By Pamenus Tuso
Gas and solar energy have filled the electricity generation gap in the Cyclone Idai hit districts of Chimanimani and Chipinge in Zimbabwe’s Manicaland province.
Zimbabwe, Malawi and Mozambique were hit by the deadly tropical Cyclone which destroyed bridges, roads and electricity lines among other devastating infrastructural damages.
According to the United Nations, infrastructure worth more than $1 billion was destroyed by the cyclone.
Following the damage to the electricity infrastructure, most villagers, schools and other institutions in impacted areas have now resorted to the use of gas and solar energy.
Villagers who spoke to GreenEnergy Zimbabwe in the affected areas, said the ongoing crisis although posing serious challenges for electricity generation, had also demonstrated the importance of solar energy.
“Since the Cyclone started, we have been relying on solar lamps to recharge our phones. We have also been using solar energy to light our homes and power our household appliances. The entire electricity infrastructure including electricity poles was destroyed by the cyclone,” said Ronald Njikizana, a teacher at Biriiri primary school.
Njikizana said most people in the area were able to communicate with the outside world during and after the disaster, courtesy of solar power.
“Most of the scary images which were coming out on social media during the cyclone period were actually captured by phones powered by solar.
“During the cyclone, I was also able to power my radio and TV and able to get current information concerning what was happening,” he said.
Gas has also proved to be an alternative energy to the cyclone victims.
“When the cyclone struck, my son managed to send me a 10 kg LP gas for cooking purposes. During the cyclone period, it was very difficult to source and use fire wood,” said Emilia Mlambo (80) of Mwanyisa area in Chipinge.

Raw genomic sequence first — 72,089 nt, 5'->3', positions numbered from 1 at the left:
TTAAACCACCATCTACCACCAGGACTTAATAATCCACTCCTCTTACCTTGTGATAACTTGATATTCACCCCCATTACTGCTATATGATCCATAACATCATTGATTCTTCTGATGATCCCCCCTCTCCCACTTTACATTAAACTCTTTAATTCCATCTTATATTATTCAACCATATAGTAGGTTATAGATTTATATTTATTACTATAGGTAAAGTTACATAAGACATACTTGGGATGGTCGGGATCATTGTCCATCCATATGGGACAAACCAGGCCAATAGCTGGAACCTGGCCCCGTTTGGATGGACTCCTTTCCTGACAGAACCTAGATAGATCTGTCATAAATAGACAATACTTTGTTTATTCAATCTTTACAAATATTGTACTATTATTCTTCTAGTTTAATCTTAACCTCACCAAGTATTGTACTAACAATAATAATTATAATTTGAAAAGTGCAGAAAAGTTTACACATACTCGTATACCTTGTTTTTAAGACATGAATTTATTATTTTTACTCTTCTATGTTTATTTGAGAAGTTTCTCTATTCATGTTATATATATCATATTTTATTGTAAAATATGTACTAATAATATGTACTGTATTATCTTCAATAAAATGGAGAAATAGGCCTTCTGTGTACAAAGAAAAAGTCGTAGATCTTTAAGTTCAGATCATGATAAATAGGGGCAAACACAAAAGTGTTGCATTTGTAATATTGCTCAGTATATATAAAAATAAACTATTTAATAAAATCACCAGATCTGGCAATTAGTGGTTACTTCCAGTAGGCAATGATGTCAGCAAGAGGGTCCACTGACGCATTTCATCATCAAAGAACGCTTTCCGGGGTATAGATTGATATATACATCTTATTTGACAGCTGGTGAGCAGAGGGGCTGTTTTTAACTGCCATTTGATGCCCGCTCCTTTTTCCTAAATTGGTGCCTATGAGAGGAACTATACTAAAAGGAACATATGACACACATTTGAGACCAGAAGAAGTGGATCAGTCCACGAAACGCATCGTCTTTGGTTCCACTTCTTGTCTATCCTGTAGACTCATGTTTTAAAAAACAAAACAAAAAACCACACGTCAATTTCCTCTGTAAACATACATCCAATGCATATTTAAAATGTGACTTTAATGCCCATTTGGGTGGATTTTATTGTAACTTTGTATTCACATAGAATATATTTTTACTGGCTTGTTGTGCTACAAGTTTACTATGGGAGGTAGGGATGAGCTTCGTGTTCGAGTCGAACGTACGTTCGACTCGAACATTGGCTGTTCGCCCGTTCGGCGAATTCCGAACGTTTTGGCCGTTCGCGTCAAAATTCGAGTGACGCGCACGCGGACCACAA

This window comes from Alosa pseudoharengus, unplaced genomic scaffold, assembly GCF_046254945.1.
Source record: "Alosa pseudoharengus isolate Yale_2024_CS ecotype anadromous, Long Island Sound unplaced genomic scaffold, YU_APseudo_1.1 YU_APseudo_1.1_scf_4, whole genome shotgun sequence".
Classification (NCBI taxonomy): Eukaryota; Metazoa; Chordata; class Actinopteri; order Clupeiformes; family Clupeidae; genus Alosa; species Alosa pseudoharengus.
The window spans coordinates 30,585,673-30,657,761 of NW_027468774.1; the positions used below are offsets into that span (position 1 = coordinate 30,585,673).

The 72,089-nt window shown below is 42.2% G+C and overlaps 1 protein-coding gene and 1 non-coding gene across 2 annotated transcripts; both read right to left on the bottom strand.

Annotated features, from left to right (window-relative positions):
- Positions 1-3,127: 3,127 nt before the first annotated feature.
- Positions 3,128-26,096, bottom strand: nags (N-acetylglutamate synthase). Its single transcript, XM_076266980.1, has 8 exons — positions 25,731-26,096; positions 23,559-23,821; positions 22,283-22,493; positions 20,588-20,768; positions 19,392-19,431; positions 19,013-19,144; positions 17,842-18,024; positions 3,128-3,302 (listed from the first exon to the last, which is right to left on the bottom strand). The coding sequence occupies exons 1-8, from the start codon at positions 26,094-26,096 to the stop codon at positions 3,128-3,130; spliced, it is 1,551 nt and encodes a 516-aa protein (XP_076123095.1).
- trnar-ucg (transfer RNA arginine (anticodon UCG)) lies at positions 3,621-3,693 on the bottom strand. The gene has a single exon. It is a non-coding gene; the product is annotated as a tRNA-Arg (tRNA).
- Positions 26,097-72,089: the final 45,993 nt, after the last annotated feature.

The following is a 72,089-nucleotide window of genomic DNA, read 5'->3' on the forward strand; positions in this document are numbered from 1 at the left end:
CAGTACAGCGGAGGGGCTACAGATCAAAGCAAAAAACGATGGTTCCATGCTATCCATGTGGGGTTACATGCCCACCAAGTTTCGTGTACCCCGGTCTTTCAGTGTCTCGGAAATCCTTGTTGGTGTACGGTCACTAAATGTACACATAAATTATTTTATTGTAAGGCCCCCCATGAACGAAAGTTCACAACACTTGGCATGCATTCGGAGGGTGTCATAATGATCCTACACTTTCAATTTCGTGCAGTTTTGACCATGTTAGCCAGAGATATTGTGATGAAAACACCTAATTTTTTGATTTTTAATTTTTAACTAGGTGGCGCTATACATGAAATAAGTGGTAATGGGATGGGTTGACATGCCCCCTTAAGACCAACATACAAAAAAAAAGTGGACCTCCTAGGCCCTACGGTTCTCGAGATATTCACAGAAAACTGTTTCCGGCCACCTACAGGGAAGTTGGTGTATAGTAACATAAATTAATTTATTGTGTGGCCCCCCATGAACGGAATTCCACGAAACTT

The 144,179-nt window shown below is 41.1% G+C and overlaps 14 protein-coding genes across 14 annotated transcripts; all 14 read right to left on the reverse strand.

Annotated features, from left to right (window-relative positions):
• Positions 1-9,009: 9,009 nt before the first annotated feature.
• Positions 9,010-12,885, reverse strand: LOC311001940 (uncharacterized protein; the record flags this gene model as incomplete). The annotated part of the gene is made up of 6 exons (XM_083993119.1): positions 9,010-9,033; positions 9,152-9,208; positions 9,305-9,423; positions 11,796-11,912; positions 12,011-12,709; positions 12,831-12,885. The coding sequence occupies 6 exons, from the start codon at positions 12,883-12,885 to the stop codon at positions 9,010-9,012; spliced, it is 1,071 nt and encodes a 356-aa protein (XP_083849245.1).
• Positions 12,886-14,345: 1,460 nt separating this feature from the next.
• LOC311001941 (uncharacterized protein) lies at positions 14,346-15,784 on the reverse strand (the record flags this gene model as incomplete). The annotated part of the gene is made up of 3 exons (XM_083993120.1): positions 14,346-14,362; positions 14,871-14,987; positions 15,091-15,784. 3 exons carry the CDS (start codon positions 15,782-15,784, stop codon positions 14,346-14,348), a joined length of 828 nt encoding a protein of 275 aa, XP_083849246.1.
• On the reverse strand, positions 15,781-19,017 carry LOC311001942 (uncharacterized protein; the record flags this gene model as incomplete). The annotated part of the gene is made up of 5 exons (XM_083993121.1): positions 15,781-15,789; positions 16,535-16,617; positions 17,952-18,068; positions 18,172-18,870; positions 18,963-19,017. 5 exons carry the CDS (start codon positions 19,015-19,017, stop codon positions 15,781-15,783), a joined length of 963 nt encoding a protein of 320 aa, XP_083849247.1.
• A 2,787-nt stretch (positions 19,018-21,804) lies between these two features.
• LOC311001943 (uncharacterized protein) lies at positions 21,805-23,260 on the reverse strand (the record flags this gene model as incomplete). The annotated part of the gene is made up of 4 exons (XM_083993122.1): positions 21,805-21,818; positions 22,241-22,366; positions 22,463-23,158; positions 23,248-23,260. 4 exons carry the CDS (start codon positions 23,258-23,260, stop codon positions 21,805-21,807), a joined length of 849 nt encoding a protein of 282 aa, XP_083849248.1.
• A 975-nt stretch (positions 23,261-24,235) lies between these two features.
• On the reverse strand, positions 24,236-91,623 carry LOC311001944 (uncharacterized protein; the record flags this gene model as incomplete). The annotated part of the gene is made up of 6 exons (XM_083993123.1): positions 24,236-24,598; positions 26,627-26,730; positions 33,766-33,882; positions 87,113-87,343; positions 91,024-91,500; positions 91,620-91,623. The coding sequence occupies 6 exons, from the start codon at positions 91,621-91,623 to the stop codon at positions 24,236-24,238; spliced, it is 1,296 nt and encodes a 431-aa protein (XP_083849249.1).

A Climate Change Mitigation expert in the Ministry of Lands, Agriculture, Water, Climate and Rural Resettlement, Lawrence Mashungu, stressed the importance of solar stand–alone and off-grid systems during times of natural disasters such as cyclones.
“The solar stand –alone and off-grid systems provide an important source of power for lighting which is critical for home lighting and also for providing lighting for studies by school children during the night. Lighting is very important for children in the wake of new school curricula which entails that more work be done at home,” said Mashungu.
The Climate mitigation expert said during disasters such as cyclones, infrastructure like power lines are destroyed and more resources and time are required to restore electricity.
According to government officials, it will take some time before restoration of electricity in the affected areas.
“With solar installations, communication can be greatly improved because people can easily charge their phones and communicate with the outside world.
“Unlike electricity, solar systems are once off investments and the fact that they do not need re-fuelling makes them very friendly especially when transport systems have been destroyed,” added Mashungu.